Stories that speak to our hearts often speak our core truths. But do all stories speak the truth?

What about some of the ‘stories’ that as children we internalized — the ones that pierced our hearts like poison darts, the ones that made us believe that we were unlovable, that we weren’t worthy of anything? We felt abandoned, rejected. And as these stories play into our heads into adulthood, we live our lives accordingly. We are unlovable so our relationships falter. We aren’t deserving of anything so we always have financial difficulties. We fall ill because we desperately want attention. Everything seems out of reach, no matter what we do. We just can’t seem to create the joyful life we’ve always desired.

In the opposite direction, we are determined to overcome those stories that so programmed us, so we jump on the treadmill of lift and run as fast as we can. We think we are living a full life, pushing ourselves past the stories, but then the treadmill breaks and we are catapulted into an abyss from where we have to claw our way out.

Does any of this resonate with you? Were those stories speaking truths? I think not, but we believed them because we were impressionable children when we heard them. They came from the adults who we looked up to or from others whose acceptance we sought. So to our innocent minds, those stories were truths.

But they weren’t. In actuality, they were false truths, not lies, but untruths, most likely based in the emotional wounds of the people stating them. Perhaps your mom had withheld love from you because she hadn’t received love from her parents. Perhaps your dad always told you that you shouldn’t try to rise above your station because he wasn’t able to. Or a friend had been beaten by her father because she hadn’t made good enough grades in school, so she called you stupid.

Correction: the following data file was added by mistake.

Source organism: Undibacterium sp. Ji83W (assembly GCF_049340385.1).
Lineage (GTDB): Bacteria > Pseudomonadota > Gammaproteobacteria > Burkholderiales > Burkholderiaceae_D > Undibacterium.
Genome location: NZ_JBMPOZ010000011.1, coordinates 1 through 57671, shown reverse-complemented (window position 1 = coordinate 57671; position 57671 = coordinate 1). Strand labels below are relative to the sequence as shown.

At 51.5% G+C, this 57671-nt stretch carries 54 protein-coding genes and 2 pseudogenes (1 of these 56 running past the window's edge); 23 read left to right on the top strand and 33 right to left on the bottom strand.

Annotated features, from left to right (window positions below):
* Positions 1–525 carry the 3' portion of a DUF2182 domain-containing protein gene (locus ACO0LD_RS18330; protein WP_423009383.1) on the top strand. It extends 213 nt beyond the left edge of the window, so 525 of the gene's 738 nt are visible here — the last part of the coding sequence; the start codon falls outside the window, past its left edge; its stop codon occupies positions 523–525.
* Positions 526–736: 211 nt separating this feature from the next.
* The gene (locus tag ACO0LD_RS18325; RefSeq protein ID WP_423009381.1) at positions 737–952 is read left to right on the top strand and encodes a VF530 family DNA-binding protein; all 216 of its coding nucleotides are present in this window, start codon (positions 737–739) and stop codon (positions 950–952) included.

Or maybe the story was based on statistical evidence of the past. For example, your doctor told you that you would never heal completely from your affliction. His or her diagnosis was based on the stories of others before you with the same affliction who had not been able to fully heal. One of my neurologists told me that I would always have residual stiffness in my body due to my stroke. Yes, I know that stiffness can be one lifetime symptom of having a stroke, but that is the story I plan on changing in me. You see, I feel that we can change our stories by changing the expression of our genes.

I’m not going to give into the story that has been given to me, and I feel that I have found the solution to my problem…tapping or EFT (Emotional Freedom Techniques), a technique I believe will help me remove the story that the doctor was trying to imprint in my mind. In the little time that I have been working with it, it has helped to alleviate some of my anxieties that seem to still be stuck in my body. So this will be my success story, my truth! I am going to rewrite my story!

What about you? What story in your life would you like to rewrite?

Erica 750 x 1135ABOUT THE AUTHOR:  Erica Tucci had a full life as a corporate manager of a Fortune 500 company, a healing arts business owner and an author. It all came to a screeching halt in June 2011 when she had a stroke.  She has since gained much wisdom about what’s really important in life and she realized her true passion was her writing. Her hope now is that the messages of her books will be an inspiration for others, young and old. Her books include Moms and Their Young Spirited Boys (1998), Anything is Possible, a novel based on a true love story (2011), Zesty Womanhood at 40 and Beyond (2011), Radiant Survivor: How to Shine and Thrive through Recovery from Stroke, Cancer, Abuse, Addiction and Other Life-Altering Experiences (2013), and Sarah’s Gift series for 7-12 year olds (2016). For more information or to order one of her books, visit www.ericatucci.com, www.sarahsgiftseries.com and www.radiantsurvivor.com.

 

 

 

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